Rochelle Hosts National Skydiving Championships

Sep 14, 2018

The National Skydiving Championships are being held in northern Illinois this month. Hundreds of jumpers are using the dropzone at the Chicagoland Skydiving Center in Rochelle. On this week's Friday Forum, jumpers talk about their love for the sport.

A skydiving team practices "creeping" to simulate their jump.
Credit Jenna Dooley

Steve Verner is a tandem jump instructor. He has perfectly styled silver hair and wears tight fitting athletic wear. He looks like he's ready to run a marathon or bike a long trail. But his passion is more extreme: skydiving.

"It is life changing. It brings people from all personalities and all walks of life together and we have a common goal—we just jump out of planes together and we have a lot of fun," Verner said.

But the group at the drop zone in Rochelle has hundreds, even thousands of jumps under their belts.

"Our drop zone is probably the smallest facility that's held the nationals so far, so it was a big deal for us," Verner said.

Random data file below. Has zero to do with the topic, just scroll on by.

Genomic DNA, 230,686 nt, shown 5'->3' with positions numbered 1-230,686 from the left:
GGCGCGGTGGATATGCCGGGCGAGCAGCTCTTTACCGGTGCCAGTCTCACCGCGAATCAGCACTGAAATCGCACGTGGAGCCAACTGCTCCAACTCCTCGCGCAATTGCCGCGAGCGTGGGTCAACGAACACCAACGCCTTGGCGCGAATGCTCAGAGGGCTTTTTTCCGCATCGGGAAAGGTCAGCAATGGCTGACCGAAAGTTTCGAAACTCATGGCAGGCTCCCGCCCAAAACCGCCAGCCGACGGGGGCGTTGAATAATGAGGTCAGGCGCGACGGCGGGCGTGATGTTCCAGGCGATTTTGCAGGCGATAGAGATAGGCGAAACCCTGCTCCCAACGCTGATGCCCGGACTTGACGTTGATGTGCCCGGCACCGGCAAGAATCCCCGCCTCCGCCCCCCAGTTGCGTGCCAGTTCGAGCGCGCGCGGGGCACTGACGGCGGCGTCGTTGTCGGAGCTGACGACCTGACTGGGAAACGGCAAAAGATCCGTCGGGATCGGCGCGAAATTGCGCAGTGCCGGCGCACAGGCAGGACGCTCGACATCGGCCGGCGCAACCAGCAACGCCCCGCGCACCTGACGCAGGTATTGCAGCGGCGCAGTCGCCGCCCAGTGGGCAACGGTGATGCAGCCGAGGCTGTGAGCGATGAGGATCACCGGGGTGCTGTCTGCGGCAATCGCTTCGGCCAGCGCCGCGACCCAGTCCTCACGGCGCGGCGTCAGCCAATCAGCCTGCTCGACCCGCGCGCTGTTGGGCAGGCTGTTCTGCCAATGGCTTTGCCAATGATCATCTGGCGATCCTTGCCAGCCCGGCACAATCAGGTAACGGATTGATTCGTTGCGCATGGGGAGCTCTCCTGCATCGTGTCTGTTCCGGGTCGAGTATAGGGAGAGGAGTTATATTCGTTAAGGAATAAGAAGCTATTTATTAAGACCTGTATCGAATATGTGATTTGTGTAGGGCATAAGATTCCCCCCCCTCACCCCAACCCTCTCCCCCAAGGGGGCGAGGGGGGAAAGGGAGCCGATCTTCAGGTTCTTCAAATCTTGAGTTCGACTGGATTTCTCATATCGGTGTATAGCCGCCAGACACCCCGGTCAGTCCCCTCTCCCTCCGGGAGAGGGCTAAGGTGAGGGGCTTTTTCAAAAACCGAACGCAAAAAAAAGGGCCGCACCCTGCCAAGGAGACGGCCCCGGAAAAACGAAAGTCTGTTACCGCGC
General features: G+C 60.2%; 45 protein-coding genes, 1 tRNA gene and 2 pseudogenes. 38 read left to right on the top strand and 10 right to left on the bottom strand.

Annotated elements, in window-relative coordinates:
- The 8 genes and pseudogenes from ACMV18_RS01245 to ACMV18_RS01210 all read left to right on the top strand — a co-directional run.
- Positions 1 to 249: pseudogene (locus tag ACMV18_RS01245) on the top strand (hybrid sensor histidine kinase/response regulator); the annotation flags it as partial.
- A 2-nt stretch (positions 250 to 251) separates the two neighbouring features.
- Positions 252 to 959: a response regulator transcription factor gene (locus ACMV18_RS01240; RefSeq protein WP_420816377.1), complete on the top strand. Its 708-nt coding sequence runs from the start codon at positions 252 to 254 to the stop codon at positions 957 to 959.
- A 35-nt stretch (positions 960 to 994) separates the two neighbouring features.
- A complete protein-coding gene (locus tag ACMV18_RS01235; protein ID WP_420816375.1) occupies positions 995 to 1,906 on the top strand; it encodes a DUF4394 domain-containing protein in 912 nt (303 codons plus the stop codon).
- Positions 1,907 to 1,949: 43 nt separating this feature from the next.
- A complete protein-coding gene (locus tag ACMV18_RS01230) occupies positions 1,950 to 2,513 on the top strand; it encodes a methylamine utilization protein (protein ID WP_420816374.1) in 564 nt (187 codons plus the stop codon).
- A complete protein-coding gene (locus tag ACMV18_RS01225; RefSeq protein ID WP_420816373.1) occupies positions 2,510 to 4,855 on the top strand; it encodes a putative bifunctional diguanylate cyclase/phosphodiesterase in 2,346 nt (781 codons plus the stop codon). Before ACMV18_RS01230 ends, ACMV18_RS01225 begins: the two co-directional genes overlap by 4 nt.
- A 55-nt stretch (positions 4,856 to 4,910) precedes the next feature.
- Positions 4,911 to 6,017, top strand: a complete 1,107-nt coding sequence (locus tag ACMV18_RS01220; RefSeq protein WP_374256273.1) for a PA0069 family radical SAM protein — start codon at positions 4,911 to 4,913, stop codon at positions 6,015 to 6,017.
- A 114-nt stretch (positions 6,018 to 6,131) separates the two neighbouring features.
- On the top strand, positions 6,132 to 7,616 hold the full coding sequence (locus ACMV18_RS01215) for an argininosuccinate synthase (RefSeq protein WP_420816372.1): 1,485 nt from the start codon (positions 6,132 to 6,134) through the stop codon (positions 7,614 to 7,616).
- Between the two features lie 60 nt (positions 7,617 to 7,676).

Christina Chan and Zac Armstrong show the "creeping" boards used before jumps during the National Skydiving Championships in Rochelle, Ill.
Credit Jenna Dooley

Judging is based on formations, artistry, and speed. Participants use cameras to capture their jumps and then upload that footage for the judges to watch.

"Each member of the team does something different and they re-grip," Verner explained. "When they re-grip-- that's called a point. And so it's how many of these things they can do in 39 seconds."

That's a tight time. Think of it as a high par in golf.

Christina Chan is from Hawaii, but competes for Team X out of Wisconsin. She says when her team isn't in the air this week, they practice on boards that look like skateboards or scooters.

"We do something called 'creeping' and that is just kind of simulating what the skydive is going to look like in the sky, but we are doing it on the ground," she said.

Verner says it can be difficult to make it a true spectator sport.

"You cannot throw a grandstand out of a plane so people can watch what you're doing," Verner said. "So as soon as we figure out a way to make it more and more of a spectator-friendly sport while they're actually skydiving, I think once that happens it's gonna turn up a bit on the financial side."

The tournament runs through Sept. 18th.